Earlier this year, a woman sued cosmetics company L’Oréal with claims that its chemical hair straightening products put women at an increased risk of uterine cancer. Her lawyers drew a straight line from chemicals included in the straightening product formula to cancer risks.
The L’Oréal lawsuit is one of many shampoo company lawsuits implicated in cancer risk claims. Our society never really stopped embracing “better living through chemistry,” but sometimes chemistry bites back.
You may have a personal injury suit when a product makes you ill. Courts expect companies to put safe, thoroughly tested products on the marketplace.
Of course, you don’t necessarily have a lawsuit just because you developed cancer, or any other deadly disease, after using a product.
Questions Your Lawyer Might Consider
Is there evidence the company knew about the danger but continued to release the product anyway?
A product liability suit is like any other personal injury suit. Your lawyer has to prove that the company was negligent.
In some cases, lawyers have found internal studies conducted by the companies themselves demonstrating that some aspects of their products were dangerous. In many cases, the company went ahead and continued practicing “business as usual.”
Of course, your attorney won’t know that such studies exist immediately. Still, if they do, they can provide excellent evidence that the company was negligent in allowing that product to ship to retail stores.
How many studies draw a direct line between chemicals contained in the product and the disease that has harmed you?
For example, in the L’Oréal suit, lawyers can point to twelve studies showing that the product’s phthalates and parabens may cause cancer. One of these studies dates back to 2004. All these studies support the idea that L’Oréal knew or should have known that they were placing dangerous chemicals in their products.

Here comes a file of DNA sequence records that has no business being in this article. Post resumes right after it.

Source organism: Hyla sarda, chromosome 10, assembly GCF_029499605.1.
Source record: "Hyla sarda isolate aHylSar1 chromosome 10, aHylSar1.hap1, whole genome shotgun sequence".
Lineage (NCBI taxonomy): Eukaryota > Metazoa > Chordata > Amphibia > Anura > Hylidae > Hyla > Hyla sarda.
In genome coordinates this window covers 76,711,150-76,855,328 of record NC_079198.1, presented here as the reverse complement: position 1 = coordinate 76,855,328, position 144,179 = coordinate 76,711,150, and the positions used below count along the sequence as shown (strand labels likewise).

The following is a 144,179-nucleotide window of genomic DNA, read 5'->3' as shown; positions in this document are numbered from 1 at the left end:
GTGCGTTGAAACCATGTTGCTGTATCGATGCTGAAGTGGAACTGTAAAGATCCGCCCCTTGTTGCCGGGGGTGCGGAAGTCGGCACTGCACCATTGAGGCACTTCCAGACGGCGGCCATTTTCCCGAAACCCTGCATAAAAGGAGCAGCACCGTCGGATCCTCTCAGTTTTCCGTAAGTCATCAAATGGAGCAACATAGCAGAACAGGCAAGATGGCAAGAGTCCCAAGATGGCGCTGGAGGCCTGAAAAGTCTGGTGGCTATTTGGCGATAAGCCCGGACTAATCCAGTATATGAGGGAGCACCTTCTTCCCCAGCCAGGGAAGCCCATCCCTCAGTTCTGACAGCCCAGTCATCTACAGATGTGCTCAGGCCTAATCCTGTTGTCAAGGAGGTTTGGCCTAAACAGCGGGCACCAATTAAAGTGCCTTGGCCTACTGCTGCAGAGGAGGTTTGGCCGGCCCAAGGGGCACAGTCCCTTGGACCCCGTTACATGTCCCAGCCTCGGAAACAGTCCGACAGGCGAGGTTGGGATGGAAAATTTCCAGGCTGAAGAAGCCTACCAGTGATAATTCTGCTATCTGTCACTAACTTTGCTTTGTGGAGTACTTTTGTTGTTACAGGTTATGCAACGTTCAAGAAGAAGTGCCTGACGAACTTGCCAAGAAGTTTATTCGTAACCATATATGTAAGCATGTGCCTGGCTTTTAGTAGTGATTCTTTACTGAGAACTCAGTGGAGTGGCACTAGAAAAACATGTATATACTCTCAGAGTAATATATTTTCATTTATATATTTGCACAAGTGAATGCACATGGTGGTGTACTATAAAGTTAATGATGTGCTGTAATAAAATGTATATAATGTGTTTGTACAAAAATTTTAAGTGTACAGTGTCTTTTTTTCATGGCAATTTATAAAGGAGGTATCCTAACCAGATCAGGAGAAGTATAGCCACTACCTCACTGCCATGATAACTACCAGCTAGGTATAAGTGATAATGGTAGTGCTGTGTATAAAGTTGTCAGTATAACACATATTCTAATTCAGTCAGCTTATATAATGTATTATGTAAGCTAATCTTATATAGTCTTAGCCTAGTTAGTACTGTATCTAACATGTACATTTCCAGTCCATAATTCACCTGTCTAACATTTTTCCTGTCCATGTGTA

Consumers are not generally expected to keep up with scientific studies regarding chemical safety. Courts expect companies using these chemicals to do so and to adjust their business practices accordingly if they find a danger.
If no clear studies draw a line between your specific form of cancer and the product you suspect, then a product liability suit may become impossible. For example, if you have brain cancer but the product is known primarily to cause uterine cancer, you might not be able to launch a convincing lawsuit.
Is this a strict liability case?
A strict liability case doesn’t require us to prove that the company was negligent. Instead, your lawyer only has to prove that the product is inherently dangerous and the defendant company sold it.
In a strict liability case, the lawyer doesn’t even have to prove that the company knew about the danger the product offered to the public.
Examples of Dangerous Products
Unfortunately, dangerous product lawsuits are prevalent throughout the United States. Cancer isn’t the only risk.
- One woman won more than $2 billion in damages against Johnson and Johnson after courts found they knew there was asbestos in its baby powder.
- A wave of lawsuits was launched after it became clear Hersheys was producing chocolate bars with lead.
- Coca-Cola faces a class action suit over Simply Tropical juice, which has toxic PFAS levels hundreds of times above federal limits.
- A judge awarded $4 million in the wrongful death suit against Big Olaf Creamery, which sold ice cream contaminated with Listeria.
Are dangerous product suits always class action suits?
No. If you know a product has hurt you, you can launch a personal injury or wrongful death suit. If many cases start appearing all at once, a class action suit might eventually be the result.
If you have a suit, it may be wise to move quickly. Once a class action suit launches, you can’t pursue an individual claim. You’d instead be added to the class, and you’ll receive a lot less money for your losses.
Get Help Today
You don’t have to do guesswork about your case. If you think a product made you sick, contact our law firm. We will review the facts of your case and help you determine whether it might be worthwhile to launch a lawsuit.
You’re bound by a three-year statute of limitations. The longer you wait, the harder it can be to build a compelling case. Waiting too long may also mean losing your ability to pursue the case as an individual claimant.
Contact our office to schedule your free case review today.